What is a Speedball?

what is a speedball

It’s no secret that addiction comes with a long list of risks. However, even within the realm of illicit substance abuse, some activities are more dangerous than others. Combining multiple drugs with different methods of action – a stimulant and a depressant – creates greater potential for fatal overdose. What is a speedball? Today, we’ll explain the dangers of this prevalent form of polysubstance abuse.

What is a Speedball?

When a person talks about a speedball, they are referring to the combination of a stimulant and a depressant (in this case, an opioid). Almost all individuals who use this term are talking about cocaine and heroin. However, it can also broadly apply to other mixtures (for example, substituting methamphetamine as the stimulant and taking opioid painkillers instead of heroin).

Most often, these drugs are injected at the same time. However, some people will snort them both in powder form. Why would someone decide to mix these two powerful substances? The answer is simple: to achieve a greater effect than either drug provides individually while negating side effects. However, combining heroin and cocaine can be a fatal decision.

Mixing Opioids and Stimulants

The idea behind the speedball is twofold:

To achieve a greater high. While each person will react differently to substance use, the reinforcing effects of heroin and cocaine are stronger than each drug by itself. With strong mu opioid receptor activation (and the resulting surge in dopamine) from heroin and increases in dopamine activity in certain regions of the brain (due to cocaine), the combination of drugs is extremely addictive. Because it activates different functions within the brain, speedballing is popular among intravenous drug users.

To negate the negative side effects of the drug. The prominent opinion among those who speedball is that using two drugs at once will “cancel out” the unwanted side effects of each substance. However, this is a massive misconception. By consuming a stimulant, they hope to achieve an opioid’s euphoric effects without fatigue. By taking an opioid, they seek to counteract the hyperactivity caused by cocaine. In reality, those who combine two drugs are at higher risk of side effects from both substances – as well as an increased risk of overdose.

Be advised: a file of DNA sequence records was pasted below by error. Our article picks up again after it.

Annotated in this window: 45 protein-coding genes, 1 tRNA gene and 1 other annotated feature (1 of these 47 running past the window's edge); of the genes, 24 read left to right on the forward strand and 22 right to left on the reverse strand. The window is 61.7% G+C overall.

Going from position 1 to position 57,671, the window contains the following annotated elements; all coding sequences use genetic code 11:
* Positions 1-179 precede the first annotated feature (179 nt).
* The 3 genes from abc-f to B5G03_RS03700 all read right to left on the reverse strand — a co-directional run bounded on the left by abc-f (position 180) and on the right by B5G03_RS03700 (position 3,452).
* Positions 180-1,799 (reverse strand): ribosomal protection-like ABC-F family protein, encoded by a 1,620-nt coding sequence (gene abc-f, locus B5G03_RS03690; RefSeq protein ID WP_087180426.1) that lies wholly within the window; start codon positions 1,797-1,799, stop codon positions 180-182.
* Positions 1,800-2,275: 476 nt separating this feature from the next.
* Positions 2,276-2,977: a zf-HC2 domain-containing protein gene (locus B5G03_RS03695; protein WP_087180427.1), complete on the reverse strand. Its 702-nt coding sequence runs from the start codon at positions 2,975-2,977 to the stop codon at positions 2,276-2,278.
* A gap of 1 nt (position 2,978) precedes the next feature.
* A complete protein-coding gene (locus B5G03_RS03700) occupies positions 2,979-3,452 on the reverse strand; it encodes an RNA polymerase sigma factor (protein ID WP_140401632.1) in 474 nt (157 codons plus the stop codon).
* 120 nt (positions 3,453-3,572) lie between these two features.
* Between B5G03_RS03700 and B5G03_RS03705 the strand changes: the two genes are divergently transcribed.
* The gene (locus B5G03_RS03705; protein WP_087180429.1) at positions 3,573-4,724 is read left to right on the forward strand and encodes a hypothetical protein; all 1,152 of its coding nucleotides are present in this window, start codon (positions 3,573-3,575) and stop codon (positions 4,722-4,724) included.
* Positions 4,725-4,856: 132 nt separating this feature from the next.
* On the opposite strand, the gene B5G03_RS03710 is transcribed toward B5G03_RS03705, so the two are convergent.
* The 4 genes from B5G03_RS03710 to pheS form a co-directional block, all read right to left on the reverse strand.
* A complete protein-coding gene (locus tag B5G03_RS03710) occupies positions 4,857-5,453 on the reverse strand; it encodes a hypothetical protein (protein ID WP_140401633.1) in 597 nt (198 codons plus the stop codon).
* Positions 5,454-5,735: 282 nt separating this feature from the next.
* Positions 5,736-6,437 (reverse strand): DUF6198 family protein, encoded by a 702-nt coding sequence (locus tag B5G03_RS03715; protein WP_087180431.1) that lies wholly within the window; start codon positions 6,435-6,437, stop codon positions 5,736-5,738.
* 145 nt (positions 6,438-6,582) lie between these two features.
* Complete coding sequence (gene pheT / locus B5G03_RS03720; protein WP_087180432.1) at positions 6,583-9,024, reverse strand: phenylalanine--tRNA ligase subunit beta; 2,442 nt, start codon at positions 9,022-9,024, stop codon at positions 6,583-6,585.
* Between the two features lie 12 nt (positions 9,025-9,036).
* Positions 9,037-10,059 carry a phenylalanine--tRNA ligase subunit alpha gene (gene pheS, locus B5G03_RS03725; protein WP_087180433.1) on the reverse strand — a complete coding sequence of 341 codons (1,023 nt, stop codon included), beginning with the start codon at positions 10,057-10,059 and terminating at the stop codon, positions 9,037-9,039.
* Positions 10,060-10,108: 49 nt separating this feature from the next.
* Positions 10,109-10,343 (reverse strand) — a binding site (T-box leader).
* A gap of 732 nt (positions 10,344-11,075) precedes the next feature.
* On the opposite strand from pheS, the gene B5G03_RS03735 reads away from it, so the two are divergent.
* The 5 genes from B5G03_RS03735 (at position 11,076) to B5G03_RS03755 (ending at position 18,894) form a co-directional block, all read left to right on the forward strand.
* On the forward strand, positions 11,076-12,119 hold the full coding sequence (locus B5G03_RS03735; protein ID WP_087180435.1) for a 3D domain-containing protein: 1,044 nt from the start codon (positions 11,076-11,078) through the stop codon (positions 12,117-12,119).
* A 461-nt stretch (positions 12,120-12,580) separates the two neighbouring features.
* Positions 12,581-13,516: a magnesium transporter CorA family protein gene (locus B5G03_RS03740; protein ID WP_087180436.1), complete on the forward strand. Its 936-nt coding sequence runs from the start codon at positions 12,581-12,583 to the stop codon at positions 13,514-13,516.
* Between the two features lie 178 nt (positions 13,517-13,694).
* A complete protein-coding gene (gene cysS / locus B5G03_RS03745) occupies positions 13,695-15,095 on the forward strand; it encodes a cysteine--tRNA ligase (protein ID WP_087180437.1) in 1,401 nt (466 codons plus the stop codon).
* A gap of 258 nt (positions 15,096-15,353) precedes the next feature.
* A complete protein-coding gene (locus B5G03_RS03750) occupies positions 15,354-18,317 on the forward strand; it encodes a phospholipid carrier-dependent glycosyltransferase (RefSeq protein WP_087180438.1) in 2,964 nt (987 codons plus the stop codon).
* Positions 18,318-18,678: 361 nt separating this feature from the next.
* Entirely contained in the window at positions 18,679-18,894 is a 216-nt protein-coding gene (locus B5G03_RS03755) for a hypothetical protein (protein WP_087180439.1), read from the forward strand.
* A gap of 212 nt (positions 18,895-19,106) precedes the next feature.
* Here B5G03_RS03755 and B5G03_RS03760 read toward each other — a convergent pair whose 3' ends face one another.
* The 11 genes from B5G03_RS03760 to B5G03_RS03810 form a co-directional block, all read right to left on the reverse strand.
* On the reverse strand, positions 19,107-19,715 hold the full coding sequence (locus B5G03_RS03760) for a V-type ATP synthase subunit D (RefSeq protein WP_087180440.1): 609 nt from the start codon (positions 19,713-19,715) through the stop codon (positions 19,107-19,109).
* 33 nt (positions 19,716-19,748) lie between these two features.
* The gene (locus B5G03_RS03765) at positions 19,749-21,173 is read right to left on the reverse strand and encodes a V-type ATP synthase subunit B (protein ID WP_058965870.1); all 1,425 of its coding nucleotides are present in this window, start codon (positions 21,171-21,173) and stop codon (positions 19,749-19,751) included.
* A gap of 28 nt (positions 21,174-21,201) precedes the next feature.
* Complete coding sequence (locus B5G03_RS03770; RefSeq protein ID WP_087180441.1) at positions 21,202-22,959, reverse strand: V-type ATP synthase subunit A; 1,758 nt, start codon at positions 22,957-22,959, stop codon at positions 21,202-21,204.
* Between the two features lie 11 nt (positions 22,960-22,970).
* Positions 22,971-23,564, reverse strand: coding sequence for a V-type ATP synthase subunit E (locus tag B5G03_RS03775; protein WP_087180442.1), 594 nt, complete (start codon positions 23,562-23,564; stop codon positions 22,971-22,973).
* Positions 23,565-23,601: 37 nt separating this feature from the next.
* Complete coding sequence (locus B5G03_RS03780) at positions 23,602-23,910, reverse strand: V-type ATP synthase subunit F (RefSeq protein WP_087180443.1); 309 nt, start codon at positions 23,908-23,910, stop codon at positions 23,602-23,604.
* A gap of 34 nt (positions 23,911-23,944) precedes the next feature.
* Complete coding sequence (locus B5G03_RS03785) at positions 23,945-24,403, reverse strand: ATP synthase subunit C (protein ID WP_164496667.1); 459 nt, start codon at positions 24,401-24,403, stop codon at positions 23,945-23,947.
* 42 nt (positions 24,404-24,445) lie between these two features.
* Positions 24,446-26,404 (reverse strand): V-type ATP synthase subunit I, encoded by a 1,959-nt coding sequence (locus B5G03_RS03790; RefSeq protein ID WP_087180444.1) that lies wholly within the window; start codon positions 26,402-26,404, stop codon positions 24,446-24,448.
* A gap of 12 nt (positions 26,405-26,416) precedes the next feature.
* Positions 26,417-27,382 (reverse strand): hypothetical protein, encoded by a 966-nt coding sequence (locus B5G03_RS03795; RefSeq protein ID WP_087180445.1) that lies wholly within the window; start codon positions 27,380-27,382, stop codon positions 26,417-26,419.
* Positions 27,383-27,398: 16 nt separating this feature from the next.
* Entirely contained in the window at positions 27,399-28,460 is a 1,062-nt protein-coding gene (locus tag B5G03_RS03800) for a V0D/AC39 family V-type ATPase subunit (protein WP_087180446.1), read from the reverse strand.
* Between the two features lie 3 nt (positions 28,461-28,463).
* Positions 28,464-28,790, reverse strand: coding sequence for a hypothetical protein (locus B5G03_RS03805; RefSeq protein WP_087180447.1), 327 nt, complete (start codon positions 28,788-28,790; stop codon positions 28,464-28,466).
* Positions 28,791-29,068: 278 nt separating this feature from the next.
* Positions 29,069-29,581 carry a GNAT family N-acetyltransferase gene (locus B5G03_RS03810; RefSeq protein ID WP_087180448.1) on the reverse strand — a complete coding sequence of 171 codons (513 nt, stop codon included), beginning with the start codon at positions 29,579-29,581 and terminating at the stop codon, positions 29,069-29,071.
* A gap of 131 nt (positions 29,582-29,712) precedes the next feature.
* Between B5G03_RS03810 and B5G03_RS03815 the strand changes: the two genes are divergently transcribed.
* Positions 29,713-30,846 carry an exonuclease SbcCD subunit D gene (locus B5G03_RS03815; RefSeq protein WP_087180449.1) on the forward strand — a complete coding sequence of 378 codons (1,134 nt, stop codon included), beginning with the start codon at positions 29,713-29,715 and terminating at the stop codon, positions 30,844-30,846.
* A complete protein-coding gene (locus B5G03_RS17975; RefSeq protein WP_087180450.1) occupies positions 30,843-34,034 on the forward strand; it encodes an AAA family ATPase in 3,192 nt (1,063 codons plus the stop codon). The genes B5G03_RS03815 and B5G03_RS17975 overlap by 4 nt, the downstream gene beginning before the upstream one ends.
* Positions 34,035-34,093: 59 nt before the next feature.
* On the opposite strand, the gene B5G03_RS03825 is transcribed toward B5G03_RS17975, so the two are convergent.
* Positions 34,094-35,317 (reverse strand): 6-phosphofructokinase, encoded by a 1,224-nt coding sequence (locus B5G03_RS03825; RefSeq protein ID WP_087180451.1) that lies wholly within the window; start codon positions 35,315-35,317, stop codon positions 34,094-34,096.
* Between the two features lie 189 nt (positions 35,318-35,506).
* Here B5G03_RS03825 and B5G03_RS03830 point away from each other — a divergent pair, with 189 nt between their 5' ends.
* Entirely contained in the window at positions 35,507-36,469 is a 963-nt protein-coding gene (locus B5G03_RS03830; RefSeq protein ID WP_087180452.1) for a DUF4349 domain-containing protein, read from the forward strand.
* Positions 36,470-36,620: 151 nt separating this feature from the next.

The Dangers of a Speedball: Polysubstance Abuse

Taking a speedball pulls a person’s body in two directions; instead of processing one substance at a time, it must deal with multiple, opposing messages. For example, the consumption of cocaine increases the body’s oxygen intake, while heroin depresses respiration. The resulting turmoil can have incredible negative effects on the body, making it more difficult for a person to take in enough oxygen. Additionally, these two drugs do not have the same half-life, meaning that those who speedball inject more often than those who use these substances separately.

Speedball Side Effects

Combining heroin and cocaine can create severe, unpredictable side effects. Here are a few of the most common outcomes for those who speedball.

  • Blurry vision
  • Paranoia
  • High blood pressure
  • Mental impairment
  • Respiratory depression
  • Insomnia
  • Anxiety
  • Rapid changes in heart rate
  • Cardiac arrhythmia
  • Jerky, uncontrolled movement
  • Incoherence
  • Confusion
  • Liver and kidney damage
  • Lasting cognitive impairment
  • Increased risk of HIV, skin infections, or abscesses
  • Heart attack
  • Stroke
  • Seizures
  • Aneurysm
  • Respiratory failure

Help for Polysubstance Abuse

Compared to those who use cocaine or heroin alone, individuals who speedball exhibit more severe pathology and may resist addiction treatment. Even if someone feels better while using both drugs at once, the “push-pull” effects on the body can cause lasting internal damage. It’s important to get help for polysubstance abuse before an overdose occurs.

At Augustine Recovery, we offer comprehensive addiction treatment that addresses all aspects of a person’s substance use. Our counselors provide innovative therapies – both behavioral and experiential – that can help a person to recover for life. To learn more about our unique approach for polysubstance abuse, contact our admissions team.